The fluid lines of the Rococo in furniture design have made many appearances in Britain. From its first appearance in 1750, which really only lasted ten years or so, and was eclipsed by the much more restrained Neo-classical; to revivals during the Victorian era when it became very popular around the middle of the 19th century and remained as an archetypal style for that time. French Rococo revival pieces were also popular at the beginning and well into the 20th century in Britain and turn of the century revival pieces and new reproductions have become popular again in recent years.
Rococo design originated in France during the reign of Louis XV (1723-74). Elaborate furniture had very much formed part of the French court since the time of his father, the Sun King Louis XIV and Charles II returning from exile in France to the throne in Britain created a revolution in antique cabinet making with an injection of these ideas. In France, the shell motifs and flowing lines of French Rococo styling, plus elaborate ormolu mounts and parquetry veneers created stunning pieces of antique furniture, of which the commode made by Charles Cressent (1685-1758), remains as one of the finest examples. The overall design, with the juxtaposition of the geometric parquetry veneers and the rich flowing ormolu decoration that straddle the serpentine shaped drawers, with the whole piece topped with rich coloured marble, creates for many the archetypal piece of mid 18th century Rococo furniture.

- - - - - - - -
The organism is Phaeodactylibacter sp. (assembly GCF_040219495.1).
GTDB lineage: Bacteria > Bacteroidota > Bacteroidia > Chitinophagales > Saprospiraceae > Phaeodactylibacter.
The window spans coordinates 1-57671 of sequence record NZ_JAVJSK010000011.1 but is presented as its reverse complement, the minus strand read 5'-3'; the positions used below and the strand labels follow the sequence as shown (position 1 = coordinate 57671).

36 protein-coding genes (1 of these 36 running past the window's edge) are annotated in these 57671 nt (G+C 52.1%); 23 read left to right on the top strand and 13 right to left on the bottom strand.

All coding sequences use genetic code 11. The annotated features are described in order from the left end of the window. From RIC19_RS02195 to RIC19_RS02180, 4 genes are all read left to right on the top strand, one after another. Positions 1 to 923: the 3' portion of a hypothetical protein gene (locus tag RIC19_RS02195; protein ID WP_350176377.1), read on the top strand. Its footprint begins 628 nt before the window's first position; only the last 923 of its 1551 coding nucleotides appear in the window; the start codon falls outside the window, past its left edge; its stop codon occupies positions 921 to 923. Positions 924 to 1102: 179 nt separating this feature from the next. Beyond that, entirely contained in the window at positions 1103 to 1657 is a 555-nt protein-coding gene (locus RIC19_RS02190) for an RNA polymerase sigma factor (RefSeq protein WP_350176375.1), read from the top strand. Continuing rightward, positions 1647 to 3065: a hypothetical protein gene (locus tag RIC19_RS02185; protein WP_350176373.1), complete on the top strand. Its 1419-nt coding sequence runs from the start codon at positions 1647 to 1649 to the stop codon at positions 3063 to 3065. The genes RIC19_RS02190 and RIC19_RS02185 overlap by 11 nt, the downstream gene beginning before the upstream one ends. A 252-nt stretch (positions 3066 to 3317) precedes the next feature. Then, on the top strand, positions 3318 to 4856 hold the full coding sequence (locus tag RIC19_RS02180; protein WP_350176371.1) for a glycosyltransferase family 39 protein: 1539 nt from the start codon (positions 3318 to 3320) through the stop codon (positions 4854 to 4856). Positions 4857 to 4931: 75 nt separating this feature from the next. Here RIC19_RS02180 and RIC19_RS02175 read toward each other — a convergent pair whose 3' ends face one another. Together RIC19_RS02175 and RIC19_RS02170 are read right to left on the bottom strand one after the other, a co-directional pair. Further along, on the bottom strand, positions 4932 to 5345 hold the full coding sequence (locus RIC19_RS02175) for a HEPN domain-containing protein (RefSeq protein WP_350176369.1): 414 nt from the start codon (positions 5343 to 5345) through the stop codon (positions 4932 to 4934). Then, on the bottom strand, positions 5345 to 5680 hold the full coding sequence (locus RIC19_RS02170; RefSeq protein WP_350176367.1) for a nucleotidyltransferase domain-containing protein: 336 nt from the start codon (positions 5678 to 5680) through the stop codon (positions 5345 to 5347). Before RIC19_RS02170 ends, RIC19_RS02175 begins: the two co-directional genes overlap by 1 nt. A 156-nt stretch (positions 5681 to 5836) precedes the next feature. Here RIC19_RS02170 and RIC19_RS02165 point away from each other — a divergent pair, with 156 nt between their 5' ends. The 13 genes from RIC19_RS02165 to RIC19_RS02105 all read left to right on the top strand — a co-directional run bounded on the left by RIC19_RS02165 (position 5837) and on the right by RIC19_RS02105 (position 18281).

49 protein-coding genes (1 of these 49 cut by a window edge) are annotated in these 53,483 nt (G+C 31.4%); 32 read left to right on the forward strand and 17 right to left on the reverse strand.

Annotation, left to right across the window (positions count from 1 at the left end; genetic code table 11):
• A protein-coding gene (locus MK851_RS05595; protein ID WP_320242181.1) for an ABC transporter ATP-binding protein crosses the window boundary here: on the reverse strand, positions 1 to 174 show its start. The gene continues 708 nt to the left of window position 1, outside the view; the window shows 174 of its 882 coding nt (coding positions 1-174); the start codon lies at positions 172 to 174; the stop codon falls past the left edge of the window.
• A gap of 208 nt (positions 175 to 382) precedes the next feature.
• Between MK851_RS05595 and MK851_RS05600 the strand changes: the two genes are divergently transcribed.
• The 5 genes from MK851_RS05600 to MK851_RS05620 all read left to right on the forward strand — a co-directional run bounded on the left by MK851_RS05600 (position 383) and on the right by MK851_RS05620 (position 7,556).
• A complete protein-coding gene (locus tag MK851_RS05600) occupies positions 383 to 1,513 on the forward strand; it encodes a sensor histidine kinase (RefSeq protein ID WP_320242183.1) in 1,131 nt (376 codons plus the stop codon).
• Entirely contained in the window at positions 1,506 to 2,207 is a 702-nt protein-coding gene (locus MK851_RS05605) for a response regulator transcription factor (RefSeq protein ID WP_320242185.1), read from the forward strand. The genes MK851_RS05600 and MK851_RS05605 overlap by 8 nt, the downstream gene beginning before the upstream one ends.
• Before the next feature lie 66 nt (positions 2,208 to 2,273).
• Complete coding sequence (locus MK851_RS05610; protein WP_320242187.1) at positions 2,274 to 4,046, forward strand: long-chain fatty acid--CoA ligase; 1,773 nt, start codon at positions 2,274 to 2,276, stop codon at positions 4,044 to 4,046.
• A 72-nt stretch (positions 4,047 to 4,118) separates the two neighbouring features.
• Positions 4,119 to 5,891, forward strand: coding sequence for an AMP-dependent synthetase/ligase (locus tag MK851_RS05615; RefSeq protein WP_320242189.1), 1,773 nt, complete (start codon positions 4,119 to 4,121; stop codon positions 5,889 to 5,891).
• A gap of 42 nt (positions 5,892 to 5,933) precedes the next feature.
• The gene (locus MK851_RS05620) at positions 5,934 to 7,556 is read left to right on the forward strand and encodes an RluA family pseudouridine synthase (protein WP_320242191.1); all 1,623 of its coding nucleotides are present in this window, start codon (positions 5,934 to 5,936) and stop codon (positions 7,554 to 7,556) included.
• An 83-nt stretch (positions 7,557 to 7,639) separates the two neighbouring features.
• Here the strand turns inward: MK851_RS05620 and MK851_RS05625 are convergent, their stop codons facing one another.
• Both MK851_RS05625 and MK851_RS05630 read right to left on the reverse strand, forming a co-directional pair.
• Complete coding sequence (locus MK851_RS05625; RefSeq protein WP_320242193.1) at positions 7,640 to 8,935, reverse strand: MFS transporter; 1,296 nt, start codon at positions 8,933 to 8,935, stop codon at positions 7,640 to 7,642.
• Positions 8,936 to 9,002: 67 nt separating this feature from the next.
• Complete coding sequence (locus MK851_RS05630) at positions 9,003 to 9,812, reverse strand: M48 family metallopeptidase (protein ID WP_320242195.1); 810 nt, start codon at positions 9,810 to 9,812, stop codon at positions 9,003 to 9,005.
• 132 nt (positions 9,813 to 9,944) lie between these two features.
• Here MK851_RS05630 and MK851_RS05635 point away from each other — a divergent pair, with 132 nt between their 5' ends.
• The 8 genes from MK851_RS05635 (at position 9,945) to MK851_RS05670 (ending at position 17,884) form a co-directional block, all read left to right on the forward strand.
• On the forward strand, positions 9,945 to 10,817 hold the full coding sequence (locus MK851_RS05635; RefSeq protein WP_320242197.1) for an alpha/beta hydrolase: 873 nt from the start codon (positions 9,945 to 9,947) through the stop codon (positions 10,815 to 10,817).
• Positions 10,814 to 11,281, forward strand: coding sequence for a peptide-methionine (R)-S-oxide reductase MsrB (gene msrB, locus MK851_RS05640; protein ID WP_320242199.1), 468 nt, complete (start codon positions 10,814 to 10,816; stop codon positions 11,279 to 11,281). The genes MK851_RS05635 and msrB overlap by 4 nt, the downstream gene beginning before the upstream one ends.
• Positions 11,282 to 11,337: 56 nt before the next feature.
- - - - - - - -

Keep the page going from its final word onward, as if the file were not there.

Although commodes by Cressent are rare and almost priceless, much French and English Rococo Revival antique furniture can be found today in Britain and many fine examples of Victorian Rococo Revival antique cabinets can be sourced from antiques dealers in Preston.
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